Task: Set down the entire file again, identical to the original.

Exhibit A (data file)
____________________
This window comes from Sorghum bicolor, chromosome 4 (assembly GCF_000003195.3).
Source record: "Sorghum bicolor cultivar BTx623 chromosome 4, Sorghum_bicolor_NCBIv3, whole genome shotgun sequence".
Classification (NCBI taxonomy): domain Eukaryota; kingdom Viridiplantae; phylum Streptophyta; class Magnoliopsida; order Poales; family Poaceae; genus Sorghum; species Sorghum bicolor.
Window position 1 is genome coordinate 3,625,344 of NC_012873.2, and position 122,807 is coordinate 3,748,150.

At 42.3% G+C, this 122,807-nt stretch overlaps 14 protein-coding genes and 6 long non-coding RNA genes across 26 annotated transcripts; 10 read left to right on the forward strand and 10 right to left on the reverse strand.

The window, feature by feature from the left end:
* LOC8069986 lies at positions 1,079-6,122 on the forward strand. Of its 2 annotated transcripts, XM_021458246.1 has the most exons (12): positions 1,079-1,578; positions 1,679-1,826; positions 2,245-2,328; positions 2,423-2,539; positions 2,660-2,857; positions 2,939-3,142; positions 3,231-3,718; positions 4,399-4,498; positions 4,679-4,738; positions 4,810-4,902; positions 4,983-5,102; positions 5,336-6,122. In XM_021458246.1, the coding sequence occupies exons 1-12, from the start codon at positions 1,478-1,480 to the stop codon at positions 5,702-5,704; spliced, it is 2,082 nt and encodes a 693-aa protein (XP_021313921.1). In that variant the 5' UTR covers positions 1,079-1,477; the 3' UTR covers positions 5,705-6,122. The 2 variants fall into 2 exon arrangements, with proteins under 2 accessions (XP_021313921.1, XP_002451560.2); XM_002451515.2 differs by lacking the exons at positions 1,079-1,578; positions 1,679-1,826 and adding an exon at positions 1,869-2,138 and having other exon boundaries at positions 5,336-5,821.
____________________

This window comes from Sorghum bicolor, chromosome 4 (assembly GCF_000003195.3).
Source record: "Sorghum bicolor cultivar BTx623 chromosome 4, Sorghum_bicolor_NCBIv3, whole genome shotgun sequence".
Classification (NCBI taxonomy): domain Eukaryota; kingdom Viridiplantae; phylum Streptophyta; class Magnoliopsida; order Poales; family Poaceae; genus Sorghum; species Sorghum bicolor.
Window position 1 is genome coordinate 3,625,344 of NC_012873.2, and position 122,807 is coordinate 3,748,150.

At 42.3% G+C, this 122,807-nt stretch overlaps 14 protein-coding genes and 6 long non-coding RNA genes across 26 annotated transcripts; 10 read left to right on the forward strand and 10 right to left on the reverse strand.

The window, feature by feature from the left end:
* LOC8069986 lies at positions 1,079-6,122 on the forward strand. Of its 2 annotated transcripts, XM_021458246.1 has the most exons (12): positions 1,079-1,578; positions 1,679-1,826; positions 2,245-2,328; positions 2,423-2,539; positions 2,660-2,857; positions 2,939-3,142; positions 3,231-3,718; positions 4,399-4,498; positions 4,679-4,738; positions 4,810-4,902; positions 4,983-5,102; positions 5,336-6,122. In XM_021458246.1, the coding sequence occupies exons 1-12, from the start codon at positions 1,478-1,480 to the stop codon at positions 5,702-5,704; spliced, it is 2,082 nt and encodes a 693-aa protein (XP_021313921.1). In that variant the 5' UTR covers positions 1,079-1,477; the 3' UTR covers positions 5,705-6,122. The 2 variants fall into 2 exon arrangements, with proteins under 2 accessions (XP_021313921.1, XP_002451560.2); XM_002451515.2 differs by lacking the exons at positions 1,079-1,578; positions 1,679-1,826 and adding an exon at positions 1,869-2,138 and having other exon boundaries at positions 5,336-5,821.